Transcatheter Aortic Valve Replacement (TAVR/TAVI, Percutaneous Replacement)

Article Author:
Hadi Mahmaljy
Article Author (Archived):
Adam Tawney
Article Editor:
Michael Young
12/20/2019 2:14:47 PM
PubMed Link:
Transcatheter Aortic Valve Replacement (TAVR/TAVI, Percutaneous Replacement)


Surgical aortic valve replacement has been the standard treatment for patients with severe symptomatic aortic stenosis (AS). Previously, patients determined to be at high risk for surgery could only be offered diuretics and balloon valvuloplasty which served as palliative treatment and had no effect on long-term outcomes. The development of transcatheter aortic valve replacement (TAVR) has emerged as a lifeline for patients considered to be inoperable providing both improvement in symptoms and statistically significant mortality benefit.[1][2][3]

The concept of transcatheter balloon expandable valves was first introduced in the 1980s by a Danish researcher by the name of H. R. Anderson who began testing this idea on pigs. In 2002, Dr. Alain Cribier performed the first successful percutaneous aortic valve replacement on an inoperable patient. The first approval of TAVR for the indication of severe AS in prohibitive risk patients came in 2011. In 2012, the FDA approved TAVR in patients at high surgical risk. In 2015 the indication was expanded to include “valve-in-valve” procedure for failed surgical bioprosthetic valves. Most recently, in 2016 the FDA approved the SAPIEN valve for use in patients with severe AS at intermediate risk.


The normal aortic valve is comprised of three leaflets attached to an aortic annulus normally opening to approximately 3 cm^2 to 5 cm^2. Echocardiography best evaluates the aortic valve. An aortic valve is considered severely stenotic when it opens to an area of less than or equal to 1.0 cm^2. High gradient AS is the most common form of severe AS as is defined by the mean gradient of greater than or equal to 40 mmHg and an aortic jet velocity of greater than 4 m/s across the valve. Low flow, low gradient severe AS is a less common form of severe AS. This subset of patients has low flow rate across the valve either due to systolic dysfunction with reduced ejection fraction or small ventricular volumes secondary to left ventricular hypertrophy (with normal LVEF). When LVEF is normal, low flow is defined as a stroke volume index =35 mL/m^2. Patients with low flow and depressed LVEF undergo dobutamine stress echocardiogram to differentiate true severe stenosis from "pseudostenosis."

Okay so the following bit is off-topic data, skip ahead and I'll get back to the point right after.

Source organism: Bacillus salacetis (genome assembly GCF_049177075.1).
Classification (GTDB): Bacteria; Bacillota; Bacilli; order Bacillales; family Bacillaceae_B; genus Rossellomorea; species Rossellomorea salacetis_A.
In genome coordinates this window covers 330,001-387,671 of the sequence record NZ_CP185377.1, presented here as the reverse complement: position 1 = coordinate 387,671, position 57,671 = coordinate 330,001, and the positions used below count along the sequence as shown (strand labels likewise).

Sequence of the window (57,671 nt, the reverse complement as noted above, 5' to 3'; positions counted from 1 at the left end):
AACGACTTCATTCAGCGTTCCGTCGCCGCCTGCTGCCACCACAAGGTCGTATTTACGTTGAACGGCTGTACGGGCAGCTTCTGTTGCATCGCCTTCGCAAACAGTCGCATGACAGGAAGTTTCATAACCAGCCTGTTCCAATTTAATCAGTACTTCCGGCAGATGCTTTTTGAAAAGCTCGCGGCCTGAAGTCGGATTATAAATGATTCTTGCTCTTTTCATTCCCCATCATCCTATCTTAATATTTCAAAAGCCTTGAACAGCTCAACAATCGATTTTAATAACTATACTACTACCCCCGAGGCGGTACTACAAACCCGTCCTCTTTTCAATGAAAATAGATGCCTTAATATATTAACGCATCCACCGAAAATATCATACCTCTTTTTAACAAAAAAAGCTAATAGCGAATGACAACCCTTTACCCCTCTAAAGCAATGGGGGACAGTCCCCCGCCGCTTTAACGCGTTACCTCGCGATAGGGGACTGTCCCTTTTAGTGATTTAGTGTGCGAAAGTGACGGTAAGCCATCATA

Indications for aortic valve replacement (surgical or transcatheter) are as follows:

  1. Severe high-gradient AS with symptoms (class I recommendation, level B evidence)

  2. Asymptomatic patients with severe AS and LVEF < 50 (class I recommendation, level B evidence)

  3. Severe AS when undergoing other cardiac surgery (class I recommendation, level B evidence)

  4. Asymptomatic severe AS and low surgical risk (class IIa recommendation, level B evidence)

  5. Symptomatic with low-flow/low-gradient severe AS (class IIa recommendation, level B evidence)

  6. Moderate AS and undergoing other cardiac surgery (class IIa recommendation, level C evidence)

TAVR is approved for the following:

  1. Intermediate to prohibitive surgical risk patients with severe AS

  2. Valve-in-valve procedure for failed prior bioprosthetic valve


Life expectancy less than 12 months owing to a noncardiac cause, myocardial infarction within the last thirty days, congenital unicuspid, bicuspid or noncalcified valve, hypertrophic cardiomyopathy, need for emergency surgery, left ventricular ejection fraction less than 20%, severe pulmonary hypertension with right ventricular dysfunction, echocardiographic evidence of intracardiac mass, thrombus or vegetation, native aortic annulus smaller than 18 or larger than 25 mm, severe mitral regurgitation, MRI confirmed CVA or TIA within last six months, end-stage renal disease, mixed aortic valve disease (concomitant aortic regurgitation), or significant aortic disease.[4]